gms | German Medical Science

62nd Annual Meeting of the German Society of Neurosurgery (DGNC)
Joint Meeting with the Polish Society of Neurosurgeons (PNCH)

German Society of Neurosurgery (DGNC)

7 - 11 May 2011, Hamburg

Sagittal profile reconstruction after spinal injuries with a non-distractible vertebral body replacement vs extendable spacers – A retrospective analysis

Meeting Abstract

  • M. Klingenhöfer - Klinik für Neurochirurgie, Westfälische Wilhelms-Universität, Münster
  • J. Lövelt - Klinik für Neurochirurgie, Heinrich-Heine-Universität, Düsseldorf
  • S. Eicker - Klinik für Neurochirurgie, Heinrich-Heine-Universität, Düsseldorf
  • H.J. Steiger - Klinik für Neurochirurgie, Heinrich-Heine-Universität, Düsseldorf
  • W. Stummer - Klinik für Neurochirurgie, Westfälische Wilhelms-Universität, Münster

Deutsche Gesellschaft für Neurochirurgie. Polnische Gesellschaft für Neurochirurgen. 62. Jahrestagung der Deutschen Gesellschaft für Neurochirurgie (DGNC), Joint Meeting mit der Polnischen Gesellschaft für Neurochirurgen (PNCH). Hamburg, 07.-11.05.2011. Düsseldorf: German Medical Science GMS Publishing House; 2011. DocP 055

doi: 10.3205/11dgnc276, urn:nbn:de:0183-11dgnc2760

Published: April 28, 2011

© 2011 Klingenhöfer et al.
This is an Open Access article distributed under the terms of the Creative Commons Attribution License ( You are free: to Share – to copy, distribute and transmit the work, provided the original author and source are credited.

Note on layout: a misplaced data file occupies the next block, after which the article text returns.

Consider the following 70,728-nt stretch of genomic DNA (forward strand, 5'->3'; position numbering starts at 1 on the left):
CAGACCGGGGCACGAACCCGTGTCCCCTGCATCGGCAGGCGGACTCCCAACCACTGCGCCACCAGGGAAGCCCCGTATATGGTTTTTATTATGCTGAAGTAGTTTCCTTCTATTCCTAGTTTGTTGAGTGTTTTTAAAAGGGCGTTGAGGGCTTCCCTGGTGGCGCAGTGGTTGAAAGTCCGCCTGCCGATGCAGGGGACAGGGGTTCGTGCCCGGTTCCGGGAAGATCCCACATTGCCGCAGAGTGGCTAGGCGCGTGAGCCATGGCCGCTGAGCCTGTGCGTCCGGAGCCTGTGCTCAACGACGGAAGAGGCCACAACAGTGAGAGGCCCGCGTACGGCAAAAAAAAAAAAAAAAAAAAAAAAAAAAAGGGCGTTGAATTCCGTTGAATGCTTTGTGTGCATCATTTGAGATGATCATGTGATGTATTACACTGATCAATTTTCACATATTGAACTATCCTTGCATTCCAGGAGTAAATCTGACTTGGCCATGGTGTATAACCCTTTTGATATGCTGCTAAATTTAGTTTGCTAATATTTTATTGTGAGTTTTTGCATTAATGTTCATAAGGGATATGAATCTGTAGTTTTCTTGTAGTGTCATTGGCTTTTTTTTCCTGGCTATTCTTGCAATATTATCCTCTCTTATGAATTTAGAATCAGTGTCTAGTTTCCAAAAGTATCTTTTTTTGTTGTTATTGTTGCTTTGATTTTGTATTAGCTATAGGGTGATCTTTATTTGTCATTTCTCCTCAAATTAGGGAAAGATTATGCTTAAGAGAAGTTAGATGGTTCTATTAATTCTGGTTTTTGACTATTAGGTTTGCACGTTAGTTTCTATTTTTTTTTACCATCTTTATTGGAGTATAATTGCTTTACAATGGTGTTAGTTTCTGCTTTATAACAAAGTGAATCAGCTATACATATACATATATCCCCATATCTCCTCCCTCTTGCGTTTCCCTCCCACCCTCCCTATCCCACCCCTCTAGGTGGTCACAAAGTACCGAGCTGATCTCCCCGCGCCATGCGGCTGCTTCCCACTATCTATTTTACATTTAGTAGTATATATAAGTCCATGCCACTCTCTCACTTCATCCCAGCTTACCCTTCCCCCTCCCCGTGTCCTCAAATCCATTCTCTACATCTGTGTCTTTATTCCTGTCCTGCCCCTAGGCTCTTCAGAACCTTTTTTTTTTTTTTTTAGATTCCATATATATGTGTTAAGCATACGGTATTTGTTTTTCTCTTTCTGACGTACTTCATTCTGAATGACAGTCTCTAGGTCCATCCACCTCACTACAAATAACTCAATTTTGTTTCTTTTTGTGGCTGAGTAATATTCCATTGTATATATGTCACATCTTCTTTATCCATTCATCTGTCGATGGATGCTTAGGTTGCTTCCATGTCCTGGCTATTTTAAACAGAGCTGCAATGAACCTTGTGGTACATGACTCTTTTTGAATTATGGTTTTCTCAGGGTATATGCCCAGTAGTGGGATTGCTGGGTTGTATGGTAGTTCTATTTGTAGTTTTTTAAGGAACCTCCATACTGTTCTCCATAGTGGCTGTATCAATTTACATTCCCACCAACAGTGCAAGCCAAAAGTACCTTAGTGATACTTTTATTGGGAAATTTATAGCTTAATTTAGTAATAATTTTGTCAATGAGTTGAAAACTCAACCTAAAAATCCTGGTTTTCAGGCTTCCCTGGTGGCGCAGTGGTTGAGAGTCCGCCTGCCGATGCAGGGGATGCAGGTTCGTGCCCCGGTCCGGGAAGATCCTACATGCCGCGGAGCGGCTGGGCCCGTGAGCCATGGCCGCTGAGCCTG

Objective: In reconstructive surgery for traumatic thoracic and lumbar spine injuries, known complications are secondary deformation and implant failure. One of the first interbody spacers was the Moss-CageTM (Depuy). This non-distractible titanium spacer was the forerunner for present extendable spacers. In 1998 the first distractible spacer was introduced: the X-tenzTM (Königsee). It was the aim of this retrospective radiological study to analyze the advantages and disadvantages of the different spacers.

Methods: 63 patients with injuries of the thoracic and lumbar spine were treated at our institution between June 1997 and January 2001. The Moss-CageTM was implanted in 34 patients and the X-tenzTM cage in 29 patients. Clinical and surgical data were collected, as well as pre- and post-operative x-rays to assess the sagittal spinal profile and the development of secondary deformation after patient mobilization. X-rays were obtained at 3, 6, and 12 months after surgery.

Results: Initial reconstruction of the sagittal spinal profile was achieved with both implants in all patients. Secondary deformation was observed in 9 patients in the Moss-CageTM-group due to implant pistoning in adjacent vertebra. Pistoning was only observed in the X-tenzTM group in one patient (p=0.0157, two-sided Chi-Square test). Furthermore, in the Moss-CageTM-group, one patient suffered implant failure after 6 months with fracture of a pedicle screw. With the exception of this patient bony fusion was observed in all patients after 3 months.

Conclusions: The distractible X-tenzTM proved superior for stable reconstruction of the sagittal spinal profile after spinal column injury.